Veronica says she wants to become a teacher. She knows that reading as many books as she can will help her pass the exams and follow her dreams. In other words, the Kindle may be her key to a better life.
Abdul Kassim, executive director of the Kibera Girls Soccer Academy, started the school to address gender inequality in the community by offering a free education to girls. He says there’s a long waiting list to get in because in Kenya, education and textbooks are very expensive. Kassim believes that the e-readers are the best thing that has ever happened to his school and his students’ educations.
“That’s why the Kindle is very important,” he said. “It means their life.”
Kassim says he’s seen dramatic improvements in reading ability and comprehension among his students with Kindles. His wish is for every student and every teacher to one day have an e-reader.
In a country where leaders are pushing for more technology for students (in 2013, Kenyan President Uhuru Kenyatta pledged to provide free laptops to all schoolchildren), a Kindle may be a more practical solution. The device can hold a charge for two weeks when Wi-Fi is turned off, which is a boon in areas where electricity is scarce.
Worldreader relies on donations and gets its Kindles at cost. Through a discounted deal with shipping company DHL, the e-readers arrive in Africa loaded with books and fully charged. Most schools in the program have a room with outlets in case power runs low.
Worldreader tailors the contents of each e-reader to the needs of specific schools and classes. McElwee says he’s in constant communication with the schools, collecting and tracking data to learn what works and what doesn’t. As McElwee sees it, it’s not enough to just provide books; they must provide books that students want to read.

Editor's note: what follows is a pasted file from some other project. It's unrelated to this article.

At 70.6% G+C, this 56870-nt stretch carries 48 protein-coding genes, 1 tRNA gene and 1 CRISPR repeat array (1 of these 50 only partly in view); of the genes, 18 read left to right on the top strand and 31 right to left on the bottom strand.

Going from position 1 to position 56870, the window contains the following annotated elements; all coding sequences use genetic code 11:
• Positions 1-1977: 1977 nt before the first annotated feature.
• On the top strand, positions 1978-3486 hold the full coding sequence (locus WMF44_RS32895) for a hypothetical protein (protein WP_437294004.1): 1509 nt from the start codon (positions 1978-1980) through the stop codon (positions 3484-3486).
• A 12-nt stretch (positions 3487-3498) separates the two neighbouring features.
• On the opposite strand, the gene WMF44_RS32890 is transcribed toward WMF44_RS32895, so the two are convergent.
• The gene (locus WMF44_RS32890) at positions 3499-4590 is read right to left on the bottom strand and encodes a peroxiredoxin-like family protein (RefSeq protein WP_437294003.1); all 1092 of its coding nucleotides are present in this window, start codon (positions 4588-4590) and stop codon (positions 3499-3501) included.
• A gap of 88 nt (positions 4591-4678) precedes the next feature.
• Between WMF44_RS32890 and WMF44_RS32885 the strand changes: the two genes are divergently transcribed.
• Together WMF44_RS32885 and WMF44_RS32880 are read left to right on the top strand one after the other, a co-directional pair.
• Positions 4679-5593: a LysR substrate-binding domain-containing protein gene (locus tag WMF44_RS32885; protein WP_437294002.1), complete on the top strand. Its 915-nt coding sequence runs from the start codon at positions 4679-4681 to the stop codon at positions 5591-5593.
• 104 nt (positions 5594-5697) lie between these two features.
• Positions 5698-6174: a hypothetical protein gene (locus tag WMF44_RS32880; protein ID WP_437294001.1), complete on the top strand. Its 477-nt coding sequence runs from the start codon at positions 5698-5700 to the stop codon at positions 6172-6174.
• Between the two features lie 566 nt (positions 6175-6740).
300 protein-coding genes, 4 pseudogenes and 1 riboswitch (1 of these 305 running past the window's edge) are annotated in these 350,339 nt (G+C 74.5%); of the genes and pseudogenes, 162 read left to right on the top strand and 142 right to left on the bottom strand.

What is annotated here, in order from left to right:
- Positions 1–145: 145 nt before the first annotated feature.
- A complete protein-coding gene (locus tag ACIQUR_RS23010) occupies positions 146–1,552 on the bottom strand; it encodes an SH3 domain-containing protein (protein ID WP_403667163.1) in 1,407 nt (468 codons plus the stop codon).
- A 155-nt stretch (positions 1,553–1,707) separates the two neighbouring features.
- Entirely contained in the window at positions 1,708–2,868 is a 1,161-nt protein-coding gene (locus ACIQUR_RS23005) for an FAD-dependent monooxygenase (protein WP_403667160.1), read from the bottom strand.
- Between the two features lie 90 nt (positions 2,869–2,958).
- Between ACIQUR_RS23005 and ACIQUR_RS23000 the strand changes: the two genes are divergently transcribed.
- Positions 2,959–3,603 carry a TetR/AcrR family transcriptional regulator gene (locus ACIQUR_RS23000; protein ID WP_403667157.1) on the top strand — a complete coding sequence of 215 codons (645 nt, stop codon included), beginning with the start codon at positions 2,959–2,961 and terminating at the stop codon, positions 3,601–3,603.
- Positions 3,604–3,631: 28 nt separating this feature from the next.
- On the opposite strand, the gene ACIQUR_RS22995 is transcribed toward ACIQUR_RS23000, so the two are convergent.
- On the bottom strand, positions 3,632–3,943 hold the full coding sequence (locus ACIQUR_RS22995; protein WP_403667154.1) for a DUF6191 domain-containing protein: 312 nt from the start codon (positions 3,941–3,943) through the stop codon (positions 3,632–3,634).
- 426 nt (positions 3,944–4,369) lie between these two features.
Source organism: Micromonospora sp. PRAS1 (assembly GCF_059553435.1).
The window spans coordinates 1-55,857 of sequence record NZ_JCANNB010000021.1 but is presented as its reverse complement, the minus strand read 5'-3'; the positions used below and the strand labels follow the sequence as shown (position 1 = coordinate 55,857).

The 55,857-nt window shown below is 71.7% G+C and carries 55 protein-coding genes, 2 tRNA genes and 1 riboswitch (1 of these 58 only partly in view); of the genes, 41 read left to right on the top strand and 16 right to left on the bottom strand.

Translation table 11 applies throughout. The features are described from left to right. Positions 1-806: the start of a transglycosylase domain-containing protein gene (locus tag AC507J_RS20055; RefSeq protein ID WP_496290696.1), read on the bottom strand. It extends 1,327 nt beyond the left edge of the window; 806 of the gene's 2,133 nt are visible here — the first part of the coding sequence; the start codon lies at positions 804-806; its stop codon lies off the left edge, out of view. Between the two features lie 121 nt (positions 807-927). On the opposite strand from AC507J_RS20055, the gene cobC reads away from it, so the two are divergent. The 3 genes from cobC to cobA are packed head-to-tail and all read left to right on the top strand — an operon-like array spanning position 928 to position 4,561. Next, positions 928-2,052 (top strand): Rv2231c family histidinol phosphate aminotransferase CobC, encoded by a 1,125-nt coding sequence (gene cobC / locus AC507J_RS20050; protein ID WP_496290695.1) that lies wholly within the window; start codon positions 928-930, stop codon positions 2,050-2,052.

Risher, Worldreader’s president, says that continued involvement in schools is vital to the future success of the program.
“Nonprofits that drop technology into communities usually find that the community’s habits and culture are far stronger than the technology, so after some time – a few months, a few years – nobody is using the technology anymore,” he said.
“So what we do isn’t just send a product to people. We’re creating a system that brings publishers, e-reader manufacturers, teachers, children and communities together so that everyone can read more. We hope that not only will we improve millions of lives but also create habits and structures that endure for many years.”
Students don’t have to have an e-reader to benefit from Worldreader. The organization also created an app that allows students to read books on their cell phones (cell phone penetration is as high as 80% in developing countries; in Kenya, cell towers are everywhere). The app makes learning even more portable and has been downloaded more than 335,000 times.
“Many people don’t think you can engage and read on such a small screen, but we have reams of data that proves this,” McElwee said. “People are reading for hours on end, not only starting books but completing them.”
By working with African publishers, Worldreader ensures that the content students receive is culturally relevant. That makes the books easier for the kids to relate to and is a change from a time when schools had to rely on donors for reading material, no matter how far afield it was (“The History of Utah,” for example.)
Lawrence Njagi, chairman of the Kenya Publishers Association, has worked with Worldreader for the past three to four years. He believes that getting books to Kenyans as cheaply and easily as possible is one of the most important things he’s achieved.
“Most of the population lives below $1 a day. Most books are $4 to $5. Suddenly, we are able to unveil thousands of books costing much lower – maybe cents. That makes a big difference,” he said.
“The most gratifying thing was to see a child with no shoes but reading an e-reader to other children. That, to me, was probably the best day of my life.”